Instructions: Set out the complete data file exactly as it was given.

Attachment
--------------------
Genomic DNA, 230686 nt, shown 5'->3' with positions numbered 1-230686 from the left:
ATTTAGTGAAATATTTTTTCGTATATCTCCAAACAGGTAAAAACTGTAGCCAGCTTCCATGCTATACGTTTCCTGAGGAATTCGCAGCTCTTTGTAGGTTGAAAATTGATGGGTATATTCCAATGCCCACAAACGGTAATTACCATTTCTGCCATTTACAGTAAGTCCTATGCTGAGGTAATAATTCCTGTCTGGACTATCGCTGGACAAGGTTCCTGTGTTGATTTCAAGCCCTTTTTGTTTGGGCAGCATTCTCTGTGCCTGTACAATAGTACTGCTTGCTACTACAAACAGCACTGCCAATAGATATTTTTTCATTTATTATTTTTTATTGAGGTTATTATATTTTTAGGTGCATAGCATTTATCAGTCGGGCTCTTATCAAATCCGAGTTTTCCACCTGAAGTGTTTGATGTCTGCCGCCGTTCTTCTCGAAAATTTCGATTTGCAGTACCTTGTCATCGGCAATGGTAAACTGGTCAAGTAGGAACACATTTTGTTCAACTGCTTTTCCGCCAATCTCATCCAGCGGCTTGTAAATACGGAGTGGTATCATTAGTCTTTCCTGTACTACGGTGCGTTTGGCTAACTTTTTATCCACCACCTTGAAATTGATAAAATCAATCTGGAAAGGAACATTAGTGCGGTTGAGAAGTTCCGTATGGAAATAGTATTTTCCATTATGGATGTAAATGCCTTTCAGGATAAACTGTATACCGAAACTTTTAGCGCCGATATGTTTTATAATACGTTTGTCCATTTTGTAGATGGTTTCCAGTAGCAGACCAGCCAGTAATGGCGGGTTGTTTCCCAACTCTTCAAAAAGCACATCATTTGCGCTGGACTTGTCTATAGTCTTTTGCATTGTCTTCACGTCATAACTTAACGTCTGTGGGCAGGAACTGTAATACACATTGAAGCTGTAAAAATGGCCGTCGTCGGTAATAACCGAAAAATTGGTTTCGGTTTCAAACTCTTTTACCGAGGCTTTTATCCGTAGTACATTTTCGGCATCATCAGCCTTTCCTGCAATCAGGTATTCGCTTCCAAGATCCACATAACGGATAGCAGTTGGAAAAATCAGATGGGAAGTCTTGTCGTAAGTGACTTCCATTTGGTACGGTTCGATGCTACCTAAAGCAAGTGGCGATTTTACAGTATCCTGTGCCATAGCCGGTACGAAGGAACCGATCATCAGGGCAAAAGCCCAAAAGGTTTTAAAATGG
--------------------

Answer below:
Genomic DNA, 230686 nt, shown 5'->3' with positions numbered 1-230686 from the left:
ATTTAGTGAAATATTTTTTCGTATATCTCCAAACAGGTAAAAACTGTAGCCAGCTTCCATGCTATACGTTTCCTGAGGAATTCGCAGCTCTTTGTAGGTTGAAAATTGATGGGTATATTCCAATGCCCACAAACGGTAATTACCATTTCTGCCATTTACAGTAAGTCCTATGCTGAGGTAATAATTCCTGTCTGGACTATCGCTGGACAAGGTTCCTGTGTTGATTTCAAGCCCTTTTTGTTTGGGCAGCATTCTCTGTGCCTGTACAATAGTACTGCTTGCTACTACAAACAGCACTGCCAATAGATATTTTTTCATTTATTATTTTTTATTGAGGTTATTATATTTTTAGGTGCATAGCATTTATCAGTCGGGCTCTTATCAAATCCGAGTTTTCCACCTGAAGTGTTTGATGTCTGCCGCCGTTCTTCTCGAAAATTTCGATTTGCAGTACCTTGTCATCGGCAATGGTAAACTGGTCAAGTAGGAACACATTTTGTTCAACTGCTTTTCCGCCAATCTCATCCAGCGGCTTGTAAATACGGAGTGGTATCATTAGTCTTTCCTGTACTACGGTGCGTTTGGCTAACTTTTTATCCACCACCTTGAAATTGATAAAATCAATCTGGAAAGGAACATTAGTGCGGTTGAGAAGTTCCGTATGGAAATAGTATTTTCCATTATGGATGTAAATGCCTTTCAGGATAAACTGTATACCGAAACTTTTAGCGCCGATATGTTTTATAATACGTTTGTCCATTTTGTAGATGGTTTCCAGTAGCAGACCAGCCAGTAATGGCGGGTTGTTTCCCAACTCTTCAAAAAGCACATCATTTGCGCTGGACTTGTCTATAGTCTTTTGCATTGTCTTCACGTCATAACTTAACGTCTGTGGGCAGGAACTGTAATACACATTGAAGCTGTAAAAATGGCCGTCGTCGGTAATAACCGAAAAATTGGTTTCGGTTTCAAACTCTTTTACCGAGGCTTTTATCCGTAGTACATTTTCGGCATCATCAGCCTTTCCTGCAATCAGGTATTCGCTTCCAAGATCCACATAACGGATAGCAGTTGGAAAAATCAGATGGGAAGTCTTGTCGTAAGTGACTTCCATTTGGTACGGTTCGATGCTACCTAAAGCAAGTGGCGATTTTACAGTATCCTGTGCCATAGCCGGTACGAAGGAACCGATCATCAGGGCAAAAGCCCAAAAGGTTTTAAAATGG